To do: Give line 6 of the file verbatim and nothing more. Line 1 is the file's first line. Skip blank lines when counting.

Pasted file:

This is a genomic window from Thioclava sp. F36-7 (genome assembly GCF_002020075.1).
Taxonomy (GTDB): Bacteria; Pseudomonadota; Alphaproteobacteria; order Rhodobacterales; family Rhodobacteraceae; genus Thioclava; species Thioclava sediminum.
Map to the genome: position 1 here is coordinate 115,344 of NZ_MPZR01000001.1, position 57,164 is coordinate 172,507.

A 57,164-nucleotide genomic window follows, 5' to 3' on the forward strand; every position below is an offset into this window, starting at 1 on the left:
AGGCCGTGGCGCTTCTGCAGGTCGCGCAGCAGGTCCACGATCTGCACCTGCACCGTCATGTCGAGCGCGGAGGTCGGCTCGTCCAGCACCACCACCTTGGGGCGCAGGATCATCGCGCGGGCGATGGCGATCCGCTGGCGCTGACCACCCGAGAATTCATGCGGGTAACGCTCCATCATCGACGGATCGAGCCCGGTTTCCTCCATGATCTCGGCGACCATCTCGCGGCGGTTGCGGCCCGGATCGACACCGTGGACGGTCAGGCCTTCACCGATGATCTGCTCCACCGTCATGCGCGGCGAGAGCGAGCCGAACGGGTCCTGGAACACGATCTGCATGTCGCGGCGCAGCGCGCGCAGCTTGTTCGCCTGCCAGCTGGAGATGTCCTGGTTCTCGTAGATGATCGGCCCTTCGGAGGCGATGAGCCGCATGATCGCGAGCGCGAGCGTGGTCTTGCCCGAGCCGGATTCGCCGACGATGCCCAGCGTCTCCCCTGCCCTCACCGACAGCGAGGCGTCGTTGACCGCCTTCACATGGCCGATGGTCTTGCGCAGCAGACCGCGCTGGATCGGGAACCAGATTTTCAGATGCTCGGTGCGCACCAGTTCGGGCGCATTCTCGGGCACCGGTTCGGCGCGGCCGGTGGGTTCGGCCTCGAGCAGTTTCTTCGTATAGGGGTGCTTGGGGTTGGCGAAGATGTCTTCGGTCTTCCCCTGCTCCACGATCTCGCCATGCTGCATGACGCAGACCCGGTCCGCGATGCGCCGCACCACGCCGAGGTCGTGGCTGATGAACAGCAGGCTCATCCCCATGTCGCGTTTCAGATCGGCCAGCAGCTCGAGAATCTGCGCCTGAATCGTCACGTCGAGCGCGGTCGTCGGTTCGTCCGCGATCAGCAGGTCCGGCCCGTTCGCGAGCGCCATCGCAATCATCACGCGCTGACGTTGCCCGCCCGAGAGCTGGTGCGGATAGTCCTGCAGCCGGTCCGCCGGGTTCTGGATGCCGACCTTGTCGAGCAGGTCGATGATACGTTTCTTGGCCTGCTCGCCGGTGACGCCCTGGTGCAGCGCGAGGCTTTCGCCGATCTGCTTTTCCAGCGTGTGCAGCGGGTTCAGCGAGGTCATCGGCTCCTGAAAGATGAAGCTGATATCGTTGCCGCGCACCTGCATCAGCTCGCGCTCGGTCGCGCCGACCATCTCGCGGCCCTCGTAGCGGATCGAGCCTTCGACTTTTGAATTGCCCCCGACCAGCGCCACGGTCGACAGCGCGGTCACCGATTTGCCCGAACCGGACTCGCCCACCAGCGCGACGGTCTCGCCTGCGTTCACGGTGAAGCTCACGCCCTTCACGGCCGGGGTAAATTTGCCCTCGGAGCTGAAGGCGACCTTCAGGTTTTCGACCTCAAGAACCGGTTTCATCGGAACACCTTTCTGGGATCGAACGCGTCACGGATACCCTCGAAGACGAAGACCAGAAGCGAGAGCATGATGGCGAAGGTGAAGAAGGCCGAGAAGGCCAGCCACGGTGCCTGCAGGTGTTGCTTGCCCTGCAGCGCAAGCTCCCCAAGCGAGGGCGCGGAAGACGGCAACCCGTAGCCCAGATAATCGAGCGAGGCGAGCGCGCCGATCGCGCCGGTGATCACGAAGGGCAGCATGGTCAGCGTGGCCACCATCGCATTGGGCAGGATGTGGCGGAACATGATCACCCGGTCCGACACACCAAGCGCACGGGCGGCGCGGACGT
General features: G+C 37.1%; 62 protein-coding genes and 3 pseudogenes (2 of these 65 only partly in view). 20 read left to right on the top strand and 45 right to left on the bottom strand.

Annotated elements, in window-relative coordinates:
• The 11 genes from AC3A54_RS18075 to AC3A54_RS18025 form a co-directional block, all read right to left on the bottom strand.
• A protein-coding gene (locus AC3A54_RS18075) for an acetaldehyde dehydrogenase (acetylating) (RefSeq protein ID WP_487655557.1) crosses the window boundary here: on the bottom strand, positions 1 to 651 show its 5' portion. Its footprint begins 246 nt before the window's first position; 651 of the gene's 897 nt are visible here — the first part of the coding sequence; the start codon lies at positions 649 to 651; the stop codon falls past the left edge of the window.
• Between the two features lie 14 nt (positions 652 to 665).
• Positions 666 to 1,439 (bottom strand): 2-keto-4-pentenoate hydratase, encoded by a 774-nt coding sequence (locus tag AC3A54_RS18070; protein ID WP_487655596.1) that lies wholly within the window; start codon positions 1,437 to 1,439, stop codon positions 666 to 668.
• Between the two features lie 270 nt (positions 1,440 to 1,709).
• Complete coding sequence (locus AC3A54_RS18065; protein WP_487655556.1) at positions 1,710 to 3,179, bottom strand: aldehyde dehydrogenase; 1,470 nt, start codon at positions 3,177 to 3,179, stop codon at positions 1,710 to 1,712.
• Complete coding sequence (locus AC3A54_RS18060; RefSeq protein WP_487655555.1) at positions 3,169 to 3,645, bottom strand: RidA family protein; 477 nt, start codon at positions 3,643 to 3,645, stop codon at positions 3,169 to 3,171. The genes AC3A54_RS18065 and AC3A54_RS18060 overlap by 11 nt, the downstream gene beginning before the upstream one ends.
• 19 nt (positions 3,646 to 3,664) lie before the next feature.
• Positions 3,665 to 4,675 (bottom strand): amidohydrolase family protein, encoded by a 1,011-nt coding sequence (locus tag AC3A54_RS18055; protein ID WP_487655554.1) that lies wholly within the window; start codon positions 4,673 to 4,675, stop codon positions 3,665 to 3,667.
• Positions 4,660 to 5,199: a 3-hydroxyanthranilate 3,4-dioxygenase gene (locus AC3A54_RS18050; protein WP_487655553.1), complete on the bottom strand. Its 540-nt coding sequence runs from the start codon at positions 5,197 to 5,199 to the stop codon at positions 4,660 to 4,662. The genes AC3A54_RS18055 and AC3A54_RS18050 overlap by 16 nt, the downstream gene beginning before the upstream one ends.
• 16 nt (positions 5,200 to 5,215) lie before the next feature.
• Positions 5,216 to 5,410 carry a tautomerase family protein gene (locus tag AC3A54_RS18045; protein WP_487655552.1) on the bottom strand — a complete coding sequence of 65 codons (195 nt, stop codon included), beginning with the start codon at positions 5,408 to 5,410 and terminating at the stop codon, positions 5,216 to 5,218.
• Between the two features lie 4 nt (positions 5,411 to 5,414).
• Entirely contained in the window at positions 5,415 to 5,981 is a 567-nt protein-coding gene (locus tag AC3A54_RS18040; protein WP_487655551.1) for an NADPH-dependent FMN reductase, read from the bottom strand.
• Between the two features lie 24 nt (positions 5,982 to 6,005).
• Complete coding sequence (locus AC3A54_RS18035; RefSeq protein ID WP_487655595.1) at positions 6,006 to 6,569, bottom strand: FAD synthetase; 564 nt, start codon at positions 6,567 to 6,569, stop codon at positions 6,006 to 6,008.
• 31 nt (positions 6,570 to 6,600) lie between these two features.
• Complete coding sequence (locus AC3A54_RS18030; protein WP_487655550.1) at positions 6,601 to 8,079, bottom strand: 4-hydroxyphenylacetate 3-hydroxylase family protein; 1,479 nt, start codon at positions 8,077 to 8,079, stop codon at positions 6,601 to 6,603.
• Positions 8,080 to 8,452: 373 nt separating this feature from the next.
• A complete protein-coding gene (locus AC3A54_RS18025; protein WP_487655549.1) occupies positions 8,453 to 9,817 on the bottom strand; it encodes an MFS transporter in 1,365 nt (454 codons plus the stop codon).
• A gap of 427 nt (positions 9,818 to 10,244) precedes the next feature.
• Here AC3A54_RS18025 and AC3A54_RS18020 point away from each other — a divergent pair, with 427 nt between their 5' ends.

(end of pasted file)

General features: G+C 37.1%; 62 protein-coding genes and 3 pseudogenes (2 of these 65 only partly in view). 20 read left to right on the top strand and 45 right to left on the bottom strand.